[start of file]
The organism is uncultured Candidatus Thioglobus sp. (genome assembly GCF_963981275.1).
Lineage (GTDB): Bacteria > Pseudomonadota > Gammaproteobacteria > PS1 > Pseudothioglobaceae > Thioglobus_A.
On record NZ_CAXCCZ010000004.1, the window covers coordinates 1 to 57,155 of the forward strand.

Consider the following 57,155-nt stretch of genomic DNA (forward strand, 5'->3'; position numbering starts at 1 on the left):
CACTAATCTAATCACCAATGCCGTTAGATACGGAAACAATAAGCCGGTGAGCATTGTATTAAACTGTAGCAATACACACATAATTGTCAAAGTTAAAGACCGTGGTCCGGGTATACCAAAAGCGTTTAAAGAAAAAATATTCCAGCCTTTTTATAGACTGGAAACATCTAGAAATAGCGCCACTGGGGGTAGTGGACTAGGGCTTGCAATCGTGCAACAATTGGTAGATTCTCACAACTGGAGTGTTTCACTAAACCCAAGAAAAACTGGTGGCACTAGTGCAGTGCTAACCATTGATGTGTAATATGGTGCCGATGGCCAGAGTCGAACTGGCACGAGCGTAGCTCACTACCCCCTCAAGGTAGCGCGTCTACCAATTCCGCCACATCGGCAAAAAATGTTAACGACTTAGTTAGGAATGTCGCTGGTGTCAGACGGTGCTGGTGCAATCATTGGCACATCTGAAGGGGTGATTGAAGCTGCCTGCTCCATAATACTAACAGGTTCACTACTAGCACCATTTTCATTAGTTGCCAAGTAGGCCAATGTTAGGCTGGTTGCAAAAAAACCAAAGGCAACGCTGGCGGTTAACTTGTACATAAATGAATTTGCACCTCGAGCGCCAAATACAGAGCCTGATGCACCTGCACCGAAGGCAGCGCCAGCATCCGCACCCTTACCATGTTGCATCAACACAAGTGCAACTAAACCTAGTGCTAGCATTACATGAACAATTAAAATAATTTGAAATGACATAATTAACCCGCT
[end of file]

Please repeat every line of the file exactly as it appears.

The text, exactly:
The organism is uncultured Candidatus Thioglobus sp. (genome assembly GCF_963981275.1).
Lineage (GTDB): Bacteria > Pseudomonadota > Gammaproteobacteria > PS1 > Pseudothioglobaceae > Thioglobus_A.
On record NZ_CAXCCZ010000004.1, the window covers coordinates 1 to 57,155 of the forward strand.

Consider the following 57,155-nt stretch of genomic DNA (forward strand, 5'->3'; position numbering starts at 1 on the left):
CACTAATCTAATCACCAATGCCGTTAGATACGGAAACAATAAGCCGGTGAGCATTGTATTAAACTGTAGCAATACACACATAATTGTCAAAGTTAAAGACCGTGGTCCGGGTATACCAAAAGCGTTTAAAGAAAAAATATTCCAGCCTTTTTATAGACTGGAAACATCTAGAAATAGCGCCACTGGGGGTAGTGGACTAGGGCTTGCAATCGTGCAACAATTGGTAGATTCTCACAACTGGAGTGTTTCACTAAACCCAAGAAAAACTGGTGGCACTAGTGCAGTGCTAACCATTGATGTGTAATATGGTGCCGATGGCCAGAGTCGAACTGGCACGAGCGTAGCTCACTACCCCCTCAAGGTAGCGCGTCTACCAATTCCGCCACATCGGCAAAAAATGTTAACGACTTAGTTAGGAATGTCGCTGGTGTCAGACGGTGCTGGTGCAATCATTGGCACATCTGAAGGGGTGATTGAAGCTGCCTGCTCCATAATACTAACAGGTTCACTACTAGCACCATTTTCATTAGTTGCCAAGTAGGCCAATGTTAGGCTGGTTGCAAAAAAACCAAAGGCAACGCTGGCGGTTAACTTGTACATAAATGAATTTGCACCTCGAGCGCCAAATACAGAGCCTGATGCACCTGCACCGAAGGCAGCGCCAGCATCCGCACCCTTACCATGTTGCATCAACACAAGTGCAACTAAACCTAGTGCTAGCATTACATGAACAATTAAAATAATTTGAAATGACATAATTAACCCGCT